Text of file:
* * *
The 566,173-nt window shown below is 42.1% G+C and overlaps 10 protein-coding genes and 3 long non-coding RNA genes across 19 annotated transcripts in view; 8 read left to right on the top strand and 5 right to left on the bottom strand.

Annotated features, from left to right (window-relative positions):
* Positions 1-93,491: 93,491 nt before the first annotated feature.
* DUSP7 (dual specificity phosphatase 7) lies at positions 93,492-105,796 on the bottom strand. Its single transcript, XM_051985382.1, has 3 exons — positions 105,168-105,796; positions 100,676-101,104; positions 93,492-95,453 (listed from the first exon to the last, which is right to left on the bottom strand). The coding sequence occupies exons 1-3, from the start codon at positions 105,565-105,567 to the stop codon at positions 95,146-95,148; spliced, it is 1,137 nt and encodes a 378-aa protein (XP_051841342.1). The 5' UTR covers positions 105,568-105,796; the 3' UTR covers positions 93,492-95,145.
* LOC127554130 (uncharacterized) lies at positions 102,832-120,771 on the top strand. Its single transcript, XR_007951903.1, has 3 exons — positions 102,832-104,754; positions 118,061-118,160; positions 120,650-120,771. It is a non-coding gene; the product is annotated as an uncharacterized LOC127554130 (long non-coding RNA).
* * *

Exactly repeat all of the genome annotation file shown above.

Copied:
The 566,173-nt window shown below is 42.1% G+C and overlaps 10 protein-coding genes and 3 long non-coding RNA genes across 19 annotated transcripts in view; 8 read left to right on the top strand and 5 right to left on the bottom strand.

Annotated features, from left to right (window-relative positions):
* Positions 1-93,491: 93,491 nt before the first annotated feature.
* DUSP7 (dual specificity phosphatase 7) lies at positions 93,492-105,796 on the bottom strand. Its single transcript, XM_051985382.1, has 3 exons — positions 105,168-105,796; positions 100,676-101,104; positions 93,492-95,453 (listed from the first exon to the last, which is right to left on the bottom strand). The coding sequence occupies exons 1-3, from the start codon at positions 105,565-105,567 to the stop codon at positions 95,146-95,148; spliced, it is 1,137 nt and encodes a 378-aa protein (XP_051841342.1). The 5' UTR covers positions 105,568-105,796; the 3' UTR covers positions 93,492-95,145.
* LOC127554130 (uncharacterized) lies at positions 102,832-120,771 on the top strand. Its single transcript, XR_007951903.1, has 3 exons — positions 102,832-104,754; positions 118,061-118,160; positions 120,650-120,771. It is a non-coding gene; the product is annotated as an uncharacterized LOC127554130 (long non-coding RNA).